Road Work

Allegheny County’s Department of Public Works fielded fewer calls to repair the bane of nature’s fury, also known as the pothole, this year, according to a news article. As to how reliable the science of tracking complaints are (for instance, when a driver hits a pothole, do they know whether to call PennDot, the county, or the municipality and does the recipient of a wrongly-placed call tell the caller to redirect their ire to the proper place, and, if so, does that indeed happen?) but the article says that the County itself took 59 calls this winter, 54 in 2012, and over 100 the two previous years, including 2010 when the blizzard hit.

The County’s CAFR provides operating indicators and capital assets for Public Works’ functions (they are way in the back of the document) and that data shows that from 2002 to 2011 the County did not add a lot of infrastructure: it had the same amount of lane mileage (818), the same mileage of paved streets (395), the same number of bridges less than 8 feet in length (181), the same number of bridges between 8 and 20 feet in length (149), and added 1 bridge greater than 20 feet in length in 2006, bringing its inventory to 192. It has 9 fewer vehicles than it did in 2005 (130 now), and added 59 pieces of heavy equipment since 2005, bringing the total to 430.

The operating indicators show that in 2011 the Department spent 298k man hours on winter road maintenance (all activities) and purchased 19k tons of salt to melt snow. The high water mark (maybe the high snow mark is more apropos) was in 2010 when the man hours for winter road work topped 374k and nearly 27 tons of snow melting salt was purchased (based on the tonnage bought and the price paid by the County a ton averages about $50).

Which Road Will the County Take?

Wages and health care: those are the two "biggies" for Allegheny County as it negotiates with collective bargaining units representing more than 5,100 of the County’s more than 7,000 employees. Both the County and at least one union leader are in agreement on the importance of wages and health care, and for good reason: personnel and fringe benefits are typically the largest share of expense for government. Based on the County’s 2013 financial plan and the statement of revenues and expenditures personnel and fringe benefits represent 53% of the general fund, 46% of all funds (general, debt service, liquid fuel, and transit support).

One of the bargaining units with whom the County is negotiating represents personnel who do a lot of the County’s road work (spreading rock salt and asphalt) which is housed in the Public Works Department (a good portion of that Department is being spun off into a new department called Facilities Management). Based on Public Works’ 2013 budget of $19 million, $13.1 million is tied to personnel cost and the remaining $5.9 million is identified by the County as non-personnel (services, supplies, materials, repairs and maintenance, and minor equipment). Note that Public Works has almost 70% of its departmental budget into personnel and fringes, higher than the County as a whole.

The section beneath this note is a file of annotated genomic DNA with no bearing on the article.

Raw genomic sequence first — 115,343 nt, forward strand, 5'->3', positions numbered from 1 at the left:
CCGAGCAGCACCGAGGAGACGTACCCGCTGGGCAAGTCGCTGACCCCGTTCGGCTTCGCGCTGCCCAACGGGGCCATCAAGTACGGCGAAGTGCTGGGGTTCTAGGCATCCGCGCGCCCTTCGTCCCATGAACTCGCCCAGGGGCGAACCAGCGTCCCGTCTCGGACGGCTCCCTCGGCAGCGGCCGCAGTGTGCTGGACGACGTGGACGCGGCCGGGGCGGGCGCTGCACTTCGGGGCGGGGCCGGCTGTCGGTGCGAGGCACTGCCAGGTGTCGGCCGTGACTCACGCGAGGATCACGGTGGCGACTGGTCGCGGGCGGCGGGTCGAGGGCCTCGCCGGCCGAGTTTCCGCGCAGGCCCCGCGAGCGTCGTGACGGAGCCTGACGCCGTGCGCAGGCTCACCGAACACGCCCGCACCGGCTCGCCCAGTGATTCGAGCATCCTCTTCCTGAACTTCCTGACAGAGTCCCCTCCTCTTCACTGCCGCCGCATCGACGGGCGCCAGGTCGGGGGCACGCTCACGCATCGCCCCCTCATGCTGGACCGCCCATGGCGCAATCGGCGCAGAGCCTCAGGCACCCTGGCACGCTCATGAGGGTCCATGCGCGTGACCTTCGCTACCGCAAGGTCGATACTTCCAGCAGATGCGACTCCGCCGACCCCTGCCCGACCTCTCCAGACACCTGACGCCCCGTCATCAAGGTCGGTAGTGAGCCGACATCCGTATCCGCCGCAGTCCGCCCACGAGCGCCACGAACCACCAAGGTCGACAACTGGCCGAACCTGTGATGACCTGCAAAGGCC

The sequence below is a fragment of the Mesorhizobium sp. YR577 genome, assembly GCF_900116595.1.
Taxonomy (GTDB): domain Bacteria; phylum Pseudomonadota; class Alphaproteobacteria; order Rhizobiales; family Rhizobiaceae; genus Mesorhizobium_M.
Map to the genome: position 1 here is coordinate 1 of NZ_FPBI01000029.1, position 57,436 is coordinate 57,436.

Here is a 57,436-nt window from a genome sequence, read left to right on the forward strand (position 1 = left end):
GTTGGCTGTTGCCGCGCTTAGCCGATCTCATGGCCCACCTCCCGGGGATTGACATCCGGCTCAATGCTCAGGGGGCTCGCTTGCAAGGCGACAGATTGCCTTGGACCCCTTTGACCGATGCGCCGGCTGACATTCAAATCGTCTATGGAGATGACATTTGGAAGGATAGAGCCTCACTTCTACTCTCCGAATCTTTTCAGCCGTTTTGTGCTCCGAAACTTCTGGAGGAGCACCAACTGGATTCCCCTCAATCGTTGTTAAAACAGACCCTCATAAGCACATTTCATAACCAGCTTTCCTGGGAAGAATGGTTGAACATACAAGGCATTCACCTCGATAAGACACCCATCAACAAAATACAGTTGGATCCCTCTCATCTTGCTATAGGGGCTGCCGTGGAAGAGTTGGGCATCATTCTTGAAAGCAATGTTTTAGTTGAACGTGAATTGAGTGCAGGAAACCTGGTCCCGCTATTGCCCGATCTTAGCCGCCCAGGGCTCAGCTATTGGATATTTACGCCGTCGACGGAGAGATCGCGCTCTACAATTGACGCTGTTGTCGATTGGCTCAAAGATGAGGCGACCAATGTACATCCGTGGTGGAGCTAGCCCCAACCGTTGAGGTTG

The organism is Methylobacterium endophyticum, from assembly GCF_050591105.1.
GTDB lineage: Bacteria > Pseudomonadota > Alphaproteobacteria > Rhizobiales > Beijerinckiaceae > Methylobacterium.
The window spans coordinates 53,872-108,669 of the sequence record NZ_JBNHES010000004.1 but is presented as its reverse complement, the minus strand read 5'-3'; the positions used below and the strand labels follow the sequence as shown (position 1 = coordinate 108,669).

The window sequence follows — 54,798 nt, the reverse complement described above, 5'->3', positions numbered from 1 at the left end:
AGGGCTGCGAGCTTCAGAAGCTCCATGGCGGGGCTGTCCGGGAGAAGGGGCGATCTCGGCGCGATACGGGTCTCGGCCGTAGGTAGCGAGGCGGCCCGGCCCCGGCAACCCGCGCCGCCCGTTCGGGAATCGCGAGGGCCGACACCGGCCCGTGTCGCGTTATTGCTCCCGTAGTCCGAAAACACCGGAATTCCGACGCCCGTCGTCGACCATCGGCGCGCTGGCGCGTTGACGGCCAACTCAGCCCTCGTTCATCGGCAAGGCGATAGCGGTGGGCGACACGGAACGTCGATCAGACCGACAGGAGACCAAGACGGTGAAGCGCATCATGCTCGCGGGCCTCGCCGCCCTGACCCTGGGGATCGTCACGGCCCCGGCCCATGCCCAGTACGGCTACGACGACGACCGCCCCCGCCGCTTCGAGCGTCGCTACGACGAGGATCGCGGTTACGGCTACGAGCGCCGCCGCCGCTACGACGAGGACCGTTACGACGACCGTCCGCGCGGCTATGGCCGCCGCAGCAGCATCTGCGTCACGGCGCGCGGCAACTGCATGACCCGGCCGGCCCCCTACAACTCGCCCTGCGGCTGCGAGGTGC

One of the "Strategic Goals" for the Department is for "Continuous Improvement" and within that goal is an emphasis for the Department to "practice greater fiscal constraint". It’s not clear exactly how the fiscal constraint is to be practiced, but one way would be to be judicious with labor agreements, including the one that would be executed with the aforementioned union representing the road workers.

Upon seeing the County’s initial offer of annual 2 and 2 ½ % raises over the four year contract the union head said it was "…hard to swallow that the county‘s best offer is less than what the city gave under Act 47 (state supervision)."

Pardon us, but we did not know that a local government had to be under state watch to be restrained with its spending on labor contracts. Perhaps the County has learned something from watching the events at the City-County building and does not want to jump into the same fiscal boat. Overly generous contracts and above the norm legacy costs are what got the City into Act 47 and state oversight-is the County supposed to follow suit? Will they?

Pittsburgh’s Spending Dilemma

The Pittsburgh Public Works Department claims it does not have enough manpower and equipment to deal with the snow problem and cannot hire more people because of spending constraints. This in a city that was looking to tax college tuition in order to make payments on massively underfunded pensions and that has enormous bond debt obligations and that has no problem finding money to make very generous longevity pay for public safety employees.

One of the City’s primary responsibilities is to maintain streets and make it possible for people to get around to work, doctors and shopping. Yet because of spendthrift, poor management policies for years it now finds that it cannot do what the citizens need. Maybe the citizens should long ago have demanded a bit more responsibility in fiscal matters.

One wonders if they are beginning to get it.